Greeting the new year with bulldozers and the boast of a rare resolution kept, the Trust for Public Land's Parks for People program has concluded a five-year fight to overhaul the much-maligned Father Alfred E. Boedekker Park in the Tenderloin. The community celebrated its groundbreaking Nov. 11 and the park is poised to reopen in early 2014.
While Boedekker is within walking distance for more than 50,000 people, the needle-strewn, 1-acre park is an underwhelming green space for the Tenderloin, which remains one of San Francisco's most densely populated areas, with the largest number of families living below the poverty line. The park itself sits near the unofficial open-air drug market known as the Gauntlet.
"The fences are foreboding, the layout extremely inefficient, and the clubhouse is dilapidated," says Alejandra Chiesa, who is overseeing Boedekker's renovation for the Trust for Public Land as project manager. "Most of the people in this area are living in single occupancy units and have very little access to green space."
That the park is now inaccessible due to renovation only slightly changes its previous state: Before, it was hard to find an entrance, and even then people sometimes couldn't get in.
"The park is often locked and the San Francisco Park & Rec had trouble monitoring it due to its low visibility, 'underground' clubhouse, and its labyrinth of fences," says Chiesa.
Boedekker's renovation is the final chapter of a three-park initiative first launched in 2008 with the S.F. Recreation & Park Department. The trust raised $16.5 million with government grants, corporation funding, and private donations. Of that, $8.5 million will be spent on Boedekker.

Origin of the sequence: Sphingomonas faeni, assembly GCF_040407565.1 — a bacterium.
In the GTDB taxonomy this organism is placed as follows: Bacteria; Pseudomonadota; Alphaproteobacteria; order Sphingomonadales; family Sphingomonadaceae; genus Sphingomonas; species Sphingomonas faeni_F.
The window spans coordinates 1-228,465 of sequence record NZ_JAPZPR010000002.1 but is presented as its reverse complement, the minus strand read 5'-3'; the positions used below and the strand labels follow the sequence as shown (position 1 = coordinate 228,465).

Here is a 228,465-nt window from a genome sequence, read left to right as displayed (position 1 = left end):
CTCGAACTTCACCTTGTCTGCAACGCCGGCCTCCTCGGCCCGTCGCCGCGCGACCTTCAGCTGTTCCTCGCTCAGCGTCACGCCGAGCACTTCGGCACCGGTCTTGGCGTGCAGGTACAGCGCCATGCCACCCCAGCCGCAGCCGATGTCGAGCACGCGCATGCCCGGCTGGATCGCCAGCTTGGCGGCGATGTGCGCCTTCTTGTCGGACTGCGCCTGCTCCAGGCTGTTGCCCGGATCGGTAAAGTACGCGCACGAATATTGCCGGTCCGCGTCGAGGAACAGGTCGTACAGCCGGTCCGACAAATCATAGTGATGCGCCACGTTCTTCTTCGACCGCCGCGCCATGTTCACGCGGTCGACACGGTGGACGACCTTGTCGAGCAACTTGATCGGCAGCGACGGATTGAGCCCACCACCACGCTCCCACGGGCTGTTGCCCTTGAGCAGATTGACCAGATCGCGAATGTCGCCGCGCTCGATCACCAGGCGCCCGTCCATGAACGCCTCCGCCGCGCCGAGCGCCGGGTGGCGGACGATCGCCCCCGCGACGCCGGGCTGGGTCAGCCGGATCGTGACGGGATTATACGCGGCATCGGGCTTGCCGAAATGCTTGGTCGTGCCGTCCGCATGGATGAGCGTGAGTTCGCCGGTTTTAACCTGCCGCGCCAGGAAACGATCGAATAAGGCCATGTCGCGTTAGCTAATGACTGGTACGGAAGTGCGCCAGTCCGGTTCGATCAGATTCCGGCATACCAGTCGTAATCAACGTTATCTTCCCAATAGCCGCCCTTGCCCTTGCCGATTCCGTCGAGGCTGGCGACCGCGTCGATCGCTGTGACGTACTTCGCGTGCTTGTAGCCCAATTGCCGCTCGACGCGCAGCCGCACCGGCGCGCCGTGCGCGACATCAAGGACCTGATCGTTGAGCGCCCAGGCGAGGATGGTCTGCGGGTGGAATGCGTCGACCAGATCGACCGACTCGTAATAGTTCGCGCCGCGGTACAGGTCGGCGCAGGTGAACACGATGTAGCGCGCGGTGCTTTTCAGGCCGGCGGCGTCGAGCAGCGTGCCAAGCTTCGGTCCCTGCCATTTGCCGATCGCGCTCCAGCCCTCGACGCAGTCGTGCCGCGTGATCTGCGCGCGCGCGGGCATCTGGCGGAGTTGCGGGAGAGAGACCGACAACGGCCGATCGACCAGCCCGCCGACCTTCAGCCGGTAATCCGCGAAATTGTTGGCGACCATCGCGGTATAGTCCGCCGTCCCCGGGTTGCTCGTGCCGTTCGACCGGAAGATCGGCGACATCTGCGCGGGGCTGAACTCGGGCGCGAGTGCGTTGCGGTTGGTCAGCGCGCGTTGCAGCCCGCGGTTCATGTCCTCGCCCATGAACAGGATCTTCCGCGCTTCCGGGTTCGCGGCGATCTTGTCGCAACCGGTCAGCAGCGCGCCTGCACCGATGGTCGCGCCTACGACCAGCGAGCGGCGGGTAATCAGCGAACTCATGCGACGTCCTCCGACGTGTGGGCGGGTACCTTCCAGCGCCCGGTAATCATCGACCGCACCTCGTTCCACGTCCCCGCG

The other two parks — Hayes Valley Playground and Balboa Park — have already been completed; Boedekker was slated last due to its complexity and anticipated cost.
Chiesa says she ran through her own "rather painful" gauntlet in the five years of pursuing permits. When Boedekker finally reopens it'll boast fitness equipment, a new playground and full-size basketball court, community gardens, and an energy-efficient clubhouse. But will such improvements elevate the area or merely make it a more scenic corner of the drug trade?
"When a park isn't working, it's usually because those are places that tend to have visibility problems, the facilities are declining and in disrepair. And perhaps for those reasons it's not being used by families," says Jennifer Isacoff, director of the Parks for People — Bay Area program. Moving forward, she says, "Surveillance will be better. With the presence and extension of youth programming into the park, that's not going to be a place where people want to do illicit activities."
But that's next year. For now, Chiesa's excited. "We can't believe it's finally underway. It's taken a village and it will create a community."